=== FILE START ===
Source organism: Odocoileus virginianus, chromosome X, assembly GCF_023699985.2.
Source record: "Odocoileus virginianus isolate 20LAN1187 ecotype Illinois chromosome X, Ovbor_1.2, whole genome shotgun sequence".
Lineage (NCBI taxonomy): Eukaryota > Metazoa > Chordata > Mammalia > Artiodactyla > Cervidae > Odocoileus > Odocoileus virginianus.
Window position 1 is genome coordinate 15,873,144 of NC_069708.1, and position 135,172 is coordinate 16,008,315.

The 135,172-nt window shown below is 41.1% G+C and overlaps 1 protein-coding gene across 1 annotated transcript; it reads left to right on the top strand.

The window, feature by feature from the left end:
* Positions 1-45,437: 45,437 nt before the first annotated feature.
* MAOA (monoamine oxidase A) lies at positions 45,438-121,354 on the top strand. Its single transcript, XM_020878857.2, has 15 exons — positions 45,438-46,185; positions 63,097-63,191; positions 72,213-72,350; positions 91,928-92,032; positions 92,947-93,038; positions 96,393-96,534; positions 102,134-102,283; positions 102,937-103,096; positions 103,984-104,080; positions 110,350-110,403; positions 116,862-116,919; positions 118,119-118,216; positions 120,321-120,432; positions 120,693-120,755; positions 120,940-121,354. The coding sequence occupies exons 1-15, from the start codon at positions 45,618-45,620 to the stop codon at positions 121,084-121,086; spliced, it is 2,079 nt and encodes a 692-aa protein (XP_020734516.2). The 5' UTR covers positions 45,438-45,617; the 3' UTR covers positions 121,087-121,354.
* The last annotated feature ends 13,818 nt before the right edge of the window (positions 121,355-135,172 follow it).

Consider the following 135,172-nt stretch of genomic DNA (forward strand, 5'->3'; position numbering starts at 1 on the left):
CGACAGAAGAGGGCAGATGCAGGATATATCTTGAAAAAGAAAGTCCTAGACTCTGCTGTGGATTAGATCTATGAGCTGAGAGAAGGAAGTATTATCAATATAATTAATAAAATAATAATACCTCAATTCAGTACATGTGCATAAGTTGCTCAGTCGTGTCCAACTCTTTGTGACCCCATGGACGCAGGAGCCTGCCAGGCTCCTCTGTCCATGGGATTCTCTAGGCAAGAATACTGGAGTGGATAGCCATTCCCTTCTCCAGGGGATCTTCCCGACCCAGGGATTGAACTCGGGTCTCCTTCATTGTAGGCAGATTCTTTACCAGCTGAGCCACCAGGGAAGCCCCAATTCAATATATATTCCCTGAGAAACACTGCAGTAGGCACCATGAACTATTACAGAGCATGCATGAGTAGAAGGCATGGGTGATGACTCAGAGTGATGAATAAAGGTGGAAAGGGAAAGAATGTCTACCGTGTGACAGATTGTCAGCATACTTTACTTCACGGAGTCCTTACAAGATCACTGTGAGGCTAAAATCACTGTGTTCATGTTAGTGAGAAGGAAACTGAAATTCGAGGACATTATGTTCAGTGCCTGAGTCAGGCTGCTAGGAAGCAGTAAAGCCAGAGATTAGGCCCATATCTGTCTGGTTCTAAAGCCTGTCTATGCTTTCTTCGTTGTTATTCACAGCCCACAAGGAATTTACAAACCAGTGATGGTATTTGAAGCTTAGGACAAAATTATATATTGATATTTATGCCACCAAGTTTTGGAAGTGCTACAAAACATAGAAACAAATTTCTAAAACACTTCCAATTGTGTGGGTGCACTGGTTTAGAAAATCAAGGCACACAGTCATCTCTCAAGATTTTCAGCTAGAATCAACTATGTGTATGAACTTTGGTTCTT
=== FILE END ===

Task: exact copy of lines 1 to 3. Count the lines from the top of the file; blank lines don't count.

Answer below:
Source organism: Odocoileus virginianus, chromosome X, assembly GCF_023699985.2.
Source record: "Odocoileus virginianus isolate 20LAN1187 ecotype Illinois chromosome X, Ovbor_1.2, whole genome shotgun sequence".
Lineage (NCBI taxonomy): Eukaryota > Metazoa > Chordata > Mammalia > Artiodactyla > Cervidae > Odocoileus > Odocoileus virginianus.